With about 1.9 billion monthly users, “we have a responsibility to build things that are good” and which promote “kindness and empathy,” said Sandberg, speaking at the Cannes Lions advertising and media conference Wednesday.
She added, “That’s why I went to work for a 23-year-old” in 2008 — CEO Mark Zuckerberg — “because we shared the same values.”
Sandberg alluded to Zuckerberg’s manifesto for the company released in February, saying the Facebook mission is broader than just minting money: “We are bringing the world closer together. In a world that has so many challenges… we are still a world of individuals.”
That said, Facebook has faced challenges as it tries to become more of a force for social good around the world. The company has been battling the spread of fake news in a more concerted way since the 2016 U.S. presidential election, and it’s taking steps to better respond to acts of violence and suicide that have been broadcast on Facebook Live. Meanwhile, numerous studies have found that prolonged use of social media like Facebook can lead to depression and loneliness.
Facebook has a complicated set of internal guidelines for moderators to deal with objectionable content, which the company has acknowledged it hasn’t always gotten right and is continuously trying to improve.
Sandberg, as an example of Facebook’s support for the creation of communities, called out the Option B group on the platform, which has 350,000 members. The support group is inspired by Sandberg’s recent book “Option B: Facing Adversity, Building Resilience, and Finding Joy” about coping with her husband’s death two years ago. Sandberg said she’s found tremendous help from people participating in the Option B group about dealing with grief.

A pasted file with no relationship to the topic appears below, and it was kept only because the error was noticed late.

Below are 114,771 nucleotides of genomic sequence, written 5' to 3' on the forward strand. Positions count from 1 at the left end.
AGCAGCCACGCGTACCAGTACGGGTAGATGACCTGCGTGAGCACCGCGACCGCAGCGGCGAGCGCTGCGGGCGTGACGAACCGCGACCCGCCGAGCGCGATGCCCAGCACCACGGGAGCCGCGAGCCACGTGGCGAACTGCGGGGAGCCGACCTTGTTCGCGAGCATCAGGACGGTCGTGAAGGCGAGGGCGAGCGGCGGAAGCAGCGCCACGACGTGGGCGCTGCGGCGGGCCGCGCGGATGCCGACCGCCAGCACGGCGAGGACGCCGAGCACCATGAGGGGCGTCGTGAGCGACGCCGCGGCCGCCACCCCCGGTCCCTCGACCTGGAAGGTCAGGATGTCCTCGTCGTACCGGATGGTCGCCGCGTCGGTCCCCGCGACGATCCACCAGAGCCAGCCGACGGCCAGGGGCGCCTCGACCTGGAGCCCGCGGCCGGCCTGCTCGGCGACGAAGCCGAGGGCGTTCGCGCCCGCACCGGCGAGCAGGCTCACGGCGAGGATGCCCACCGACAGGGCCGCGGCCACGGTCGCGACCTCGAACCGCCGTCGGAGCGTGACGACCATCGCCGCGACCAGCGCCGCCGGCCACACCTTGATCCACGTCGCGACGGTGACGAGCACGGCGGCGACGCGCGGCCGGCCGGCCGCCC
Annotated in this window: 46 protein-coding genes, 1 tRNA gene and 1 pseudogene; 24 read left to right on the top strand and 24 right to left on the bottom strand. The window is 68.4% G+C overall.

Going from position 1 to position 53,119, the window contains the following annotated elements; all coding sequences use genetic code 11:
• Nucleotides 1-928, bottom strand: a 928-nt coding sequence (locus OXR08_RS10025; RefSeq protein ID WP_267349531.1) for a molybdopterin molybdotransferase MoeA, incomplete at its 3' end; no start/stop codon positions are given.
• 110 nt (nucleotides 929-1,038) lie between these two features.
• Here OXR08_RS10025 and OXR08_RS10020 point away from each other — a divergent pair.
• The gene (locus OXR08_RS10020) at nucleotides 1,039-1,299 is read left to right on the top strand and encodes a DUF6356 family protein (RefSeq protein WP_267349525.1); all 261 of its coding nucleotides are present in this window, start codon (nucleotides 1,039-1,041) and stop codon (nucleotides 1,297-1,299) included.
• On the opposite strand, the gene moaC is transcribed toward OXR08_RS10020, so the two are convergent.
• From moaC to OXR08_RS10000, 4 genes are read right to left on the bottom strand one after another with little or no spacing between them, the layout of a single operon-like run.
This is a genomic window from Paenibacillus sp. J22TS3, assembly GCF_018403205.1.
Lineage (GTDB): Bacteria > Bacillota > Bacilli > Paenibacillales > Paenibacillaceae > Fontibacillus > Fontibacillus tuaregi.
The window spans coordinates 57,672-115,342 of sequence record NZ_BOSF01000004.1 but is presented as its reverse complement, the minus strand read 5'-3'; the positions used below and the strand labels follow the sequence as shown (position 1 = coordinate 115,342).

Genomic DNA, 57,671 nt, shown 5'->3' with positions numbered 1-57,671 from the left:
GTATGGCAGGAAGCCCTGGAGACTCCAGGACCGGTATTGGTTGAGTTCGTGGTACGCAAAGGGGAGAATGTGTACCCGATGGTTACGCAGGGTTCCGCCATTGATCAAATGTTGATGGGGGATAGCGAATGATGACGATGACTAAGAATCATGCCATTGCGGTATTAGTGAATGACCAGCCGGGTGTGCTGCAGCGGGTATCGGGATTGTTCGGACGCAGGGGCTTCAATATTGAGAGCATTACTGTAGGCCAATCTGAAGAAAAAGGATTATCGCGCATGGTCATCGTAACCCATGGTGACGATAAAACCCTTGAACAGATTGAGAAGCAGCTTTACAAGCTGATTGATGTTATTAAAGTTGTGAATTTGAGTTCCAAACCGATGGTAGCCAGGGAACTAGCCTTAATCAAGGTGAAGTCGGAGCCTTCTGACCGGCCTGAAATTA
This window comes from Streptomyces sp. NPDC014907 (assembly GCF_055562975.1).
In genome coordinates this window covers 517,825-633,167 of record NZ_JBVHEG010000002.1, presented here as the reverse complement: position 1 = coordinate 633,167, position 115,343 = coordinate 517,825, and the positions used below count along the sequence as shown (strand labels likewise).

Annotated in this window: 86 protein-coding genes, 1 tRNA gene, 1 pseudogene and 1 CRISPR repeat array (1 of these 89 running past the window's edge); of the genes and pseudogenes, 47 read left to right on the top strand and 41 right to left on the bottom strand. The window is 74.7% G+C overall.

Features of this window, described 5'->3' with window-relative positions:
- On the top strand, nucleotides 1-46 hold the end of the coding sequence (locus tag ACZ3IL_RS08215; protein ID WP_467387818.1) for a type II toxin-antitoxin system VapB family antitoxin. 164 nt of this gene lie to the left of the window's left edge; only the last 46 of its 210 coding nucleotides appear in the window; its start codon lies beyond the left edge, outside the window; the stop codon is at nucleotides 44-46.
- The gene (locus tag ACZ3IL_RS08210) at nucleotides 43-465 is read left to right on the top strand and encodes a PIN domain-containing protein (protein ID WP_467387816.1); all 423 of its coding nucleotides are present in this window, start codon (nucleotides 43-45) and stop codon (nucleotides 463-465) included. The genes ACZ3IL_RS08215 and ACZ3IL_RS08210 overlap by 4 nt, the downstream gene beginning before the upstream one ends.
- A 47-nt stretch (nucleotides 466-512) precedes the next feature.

“There are days when I need that attachment to people… who have been through that themselves,” she said. “Together, we are less alone.”
Sandberg also recounted Facebook’s hard shift five years ago to mobile, when Zuckerberg pushed senior execs to become a mobile-first company.
At the time, “we had no mobile revenue — not a little bit. None,” Sandberg said. “We went hard… We absolutely prioritized newsfeed and mobile revenue over desktop revenue.” Today, she said, Facebook has a “Super Bowl-size audience” every day on mobile.
Sandberg, one of the most powerful businesswomen in the world, also addressed questions of gender and racial diversity. She said one of the things she’s most proud of is helping to create Cannes Lions’ Glass Lion award, which recognizes advertising confronting gender inequality or prejudice.
Sandberg appeared on the panel “Building Community Through Creativity on Mobile” along with Jonathan Mildenhall, CMO of Airbnb.
Mildenhall, for his part, said Airbnb breaks the rules of creating a global brand: “Every single Airbnb experience is different. For us, it’s not about standardizing our products — it’s about standardizing human values.”
Panel moderator Colleen DeCourcy, global chief creative officer at Wieden + Kennedy, commented about Facebook and Airbnb: “It’s hard to think of two companies with missions or ambitions that are bigger or more relevant for the world we live in.”
Sandberg, before joining Facebook in 2008, was Google’s VP of global online sales and operations at Google. Before that she served as chief of staff for the U.S. Treasury Department under President Clinton and worked as a consultant with McKinsey & Co. and as an economist with the World Bank.